) -- Tired of puny money-market yields, investors have been pouring money into municipal mutual funds. During the first 11 months of 2009, $64 billion flowed into tax-free funds, a huge surge for a category that only has $450 billion in total assets, according to the Investment Company Institute.

All the buying has pushed up bond prices. That has helped the average intermediate municipal fund return 9.7% during the past year, according to Morningstar. After the rally, have municipals become too rich? Not necessarily. Analysts say some municipals still sell at attractive prices.

Municipals typically yield from 70% to 90% on the rate of Treasuries. Investors accept the lower yields because income from municipals can't be taxed by Washington.

During the fourth quarter of 2008, the traditional patterns went haywire. Panicked Investors dumped municipals and raced to buy Treasuries. By January 2009, 30-year Treasuries yielded 3%. Many municipals yielded 200% of the Treasury rate, an unprecedented event that occurred because frightened investors were demanding outlandish yields before they would take the risk of owning tax-free bonds. Since then, investors have reversed course, favoring municipals.

Not all municipals have participated equally in the rally, says Dan Solender, manager of

Lord Abbett Intermediate Tax-Free

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. Some of the best remaining values are long bonds, he says. Prices of 30-year bonds are still soft, since investors worry about the long-term prospects of the bond markets.

The average 30-year AAA-rated municipal currently yields 4.5%, about 95% of the rate on comparable Treasuries. For investors in the 28% tax bracket, the long municipal yield is the equivalent of a taxable bond yield of 6.2%.

After presenting screaming bargains in 2008, intermediate municipals are now fairly priced, Solendar says, with 10-year municipals yielding 3.3%, or 86% of the Treasury rate. Short bonds look expensive. With investors seeking the safety of short-term securities, two-year municipals only yield 0.6%, or 64% of the comparable Treasury rate.

Prices of all kinds of municipals could improve if taxes rise next year, as analysts expect. Say the top tax rate climbs from the current 35% to 40%. More high-income investors would scramble to buy municipals, pushing up prices. "If Congress raises taxes, then the tax advantage of municipals will become more valuable," Solender says.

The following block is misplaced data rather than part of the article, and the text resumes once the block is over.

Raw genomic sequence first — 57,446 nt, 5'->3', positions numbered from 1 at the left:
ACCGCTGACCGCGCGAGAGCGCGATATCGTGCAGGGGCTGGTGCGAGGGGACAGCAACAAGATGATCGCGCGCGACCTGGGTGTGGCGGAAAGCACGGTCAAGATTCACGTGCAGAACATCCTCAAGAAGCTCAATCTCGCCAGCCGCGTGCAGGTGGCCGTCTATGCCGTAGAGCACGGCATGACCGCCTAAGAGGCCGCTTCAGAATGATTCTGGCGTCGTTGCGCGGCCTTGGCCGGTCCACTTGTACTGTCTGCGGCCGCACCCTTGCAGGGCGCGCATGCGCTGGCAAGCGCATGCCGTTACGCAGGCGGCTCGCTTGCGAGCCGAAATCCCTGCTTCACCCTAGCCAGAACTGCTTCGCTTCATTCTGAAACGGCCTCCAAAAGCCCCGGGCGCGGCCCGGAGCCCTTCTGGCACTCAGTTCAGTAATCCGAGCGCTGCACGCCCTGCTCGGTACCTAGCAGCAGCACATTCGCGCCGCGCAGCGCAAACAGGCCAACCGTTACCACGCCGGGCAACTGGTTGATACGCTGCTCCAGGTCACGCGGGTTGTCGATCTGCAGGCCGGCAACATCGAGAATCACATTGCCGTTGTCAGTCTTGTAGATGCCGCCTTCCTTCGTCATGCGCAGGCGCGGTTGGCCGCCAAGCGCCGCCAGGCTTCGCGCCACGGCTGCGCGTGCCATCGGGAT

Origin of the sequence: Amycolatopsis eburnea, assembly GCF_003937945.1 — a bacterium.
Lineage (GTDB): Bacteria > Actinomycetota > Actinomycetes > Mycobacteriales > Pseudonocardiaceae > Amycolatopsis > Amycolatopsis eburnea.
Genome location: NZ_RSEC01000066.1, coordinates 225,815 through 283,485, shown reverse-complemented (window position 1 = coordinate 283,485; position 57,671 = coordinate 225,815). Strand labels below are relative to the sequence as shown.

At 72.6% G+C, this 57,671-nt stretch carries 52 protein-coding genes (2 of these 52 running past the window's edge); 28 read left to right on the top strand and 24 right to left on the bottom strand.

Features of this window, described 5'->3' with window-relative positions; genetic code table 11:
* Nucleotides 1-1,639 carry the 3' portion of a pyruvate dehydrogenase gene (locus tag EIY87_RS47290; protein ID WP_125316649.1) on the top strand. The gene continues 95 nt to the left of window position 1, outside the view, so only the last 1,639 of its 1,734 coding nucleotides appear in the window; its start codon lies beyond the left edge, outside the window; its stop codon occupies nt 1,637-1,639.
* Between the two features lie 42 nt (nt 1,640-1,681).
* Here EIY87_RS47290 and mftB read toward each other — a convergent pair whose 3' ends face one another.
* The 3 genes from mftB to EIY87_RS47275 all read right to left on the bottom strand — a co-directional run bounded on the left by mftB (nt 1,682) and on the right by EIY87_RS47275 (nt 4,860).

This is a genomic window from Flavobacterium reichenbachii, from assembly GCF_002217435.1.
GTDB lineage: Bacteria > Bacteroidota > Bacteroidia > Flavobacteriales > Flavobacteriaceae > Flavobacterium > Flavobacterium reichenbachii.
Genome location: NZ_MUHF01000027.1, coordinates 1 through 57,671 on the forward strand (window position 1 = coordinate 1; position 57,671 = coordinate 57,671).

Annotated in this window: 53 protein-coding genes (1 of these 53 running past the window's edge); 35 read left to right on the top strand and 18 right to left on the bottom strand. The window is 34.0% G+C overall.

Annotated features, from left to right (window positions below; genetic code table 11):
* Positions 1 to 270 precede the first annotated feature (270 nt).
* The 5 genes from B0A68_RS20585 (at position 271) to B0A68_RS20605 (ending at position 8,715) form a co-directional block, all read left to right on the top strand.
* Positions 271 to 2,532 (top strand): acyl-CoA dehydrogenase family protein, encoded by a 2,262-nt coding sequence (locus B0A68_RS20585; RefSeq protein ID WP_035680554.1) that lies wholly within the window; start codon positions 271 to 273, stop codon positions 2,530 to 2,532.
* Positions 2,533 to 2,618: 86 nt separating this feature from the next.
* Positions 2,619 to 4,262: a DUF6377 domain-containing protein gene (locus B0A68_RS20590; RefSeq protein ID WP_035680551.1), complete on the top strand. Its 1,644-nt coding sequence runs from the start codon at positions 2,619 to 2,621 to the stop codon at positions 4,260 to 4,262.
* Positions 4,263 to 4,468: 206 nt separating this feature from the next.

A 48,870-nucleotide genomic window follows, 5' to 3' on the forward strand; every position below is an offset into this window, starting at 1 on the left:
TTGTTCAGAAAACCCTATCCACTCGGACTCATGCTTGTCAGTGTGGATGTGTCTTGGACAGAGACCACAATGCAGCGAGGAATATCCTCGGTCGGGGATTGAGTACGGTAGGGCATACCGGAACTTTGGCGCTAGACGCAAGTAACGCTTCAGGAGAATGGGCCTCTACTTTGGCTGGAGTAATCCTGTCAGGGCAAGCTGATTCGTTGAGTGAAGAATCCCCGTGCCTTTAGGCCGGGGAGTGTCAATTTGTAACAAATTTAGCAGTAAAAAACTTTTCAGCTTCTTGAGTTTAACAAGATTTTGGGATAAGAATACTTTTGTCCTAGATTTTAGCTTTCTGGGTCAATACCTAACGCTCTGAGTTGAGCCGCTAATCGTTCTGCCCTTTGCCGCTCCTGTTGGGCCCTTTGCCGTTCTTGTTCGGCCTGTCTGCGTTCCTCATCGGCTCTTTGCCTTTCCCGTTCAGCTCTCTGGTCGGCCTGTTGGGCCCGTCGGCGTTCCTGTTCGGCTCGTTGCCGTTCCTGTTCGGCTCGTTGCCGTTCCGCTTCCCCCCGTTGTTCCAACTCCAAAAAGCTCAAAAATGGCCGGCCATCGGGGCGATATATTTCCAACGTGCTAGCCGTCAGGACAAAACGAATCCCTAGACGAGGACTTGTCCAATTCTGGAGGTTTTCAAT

To try municipals, conservative investors could consider Lord Abbett Intermediate, which has returned 4% annually during the past five years, outdoing 88% of its peers. The fund has two-thirds of its assets in bonds rated AAA and AA, Standard & Poor's top grades. High-quality bonds helped the fund outperform most competitors during the downturn in 2008.

Solender overweights segments of the bond market that appear to represent the best values. At the moment, he's leaning away from short-term bonds and emphasizing securities with maturities of eight to 10 years.

Another cautious fund is

Waddell & Reed Municipal Bond


. Manager Bryan Bailey aims to outperform in downturns and get decent results in bull markets. Most often he's succeeded. Bailey began growing concerned during the rising markets of 2005. At the time, confident investors were straining to get more yield, bidding up prices of lower-quality issues.

To avoid trouble, Bailey shifted away from bonds rated BBB, the lowest rung in the investment-grade universe, and began emphasizing top-quality bonds. "I could not believe that the market could sustain the lower-quality prices that we were seeing," he says.

For two years, Waddell & Reed trailed many competitors. But the caution paid off when the market came unglued in 2007 and 2008, and lower-quality bonds collapsed. By limiting losses in the bad times, Waddell has returned 4.1% annually during the past five years, beating 91% of its peers.

A broadly diversified choice is

Thornburg Intermediate Municipal

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, which has returned 3.6% annually during the past five years, surpassing 60% of peers. The fund follows a strategy known as laddering. Manager George Strickland holds bonds with maturities of one year, two years, three years and so on up to 18 years. When a bond matures, Strickland typically takes the cash and buys a new 18-year bond. Then he holds that bond until it matures.

Longer bonds tend to yield more than shorter ones. Because Thornburg is constantly buying 18-year bonds, the fund outyields competitors that stick with shorter bonds. Thornburg currently yields 4%, 0.6 percentage point more than the average intermediate municipal fund.

The laddering strategy doesn't work every year. During the market collapse, Thornburg trailed its average competitor as investors shied away from longer bonds. But in 2009, Thornburg came roaring back, returning 13.7% and outdoing its average peer by two percentage points.

Stan Luxenberg is a freelance writer who specializes in mutual funds and investing. He was formerly executive editor of Individual Investor magazine.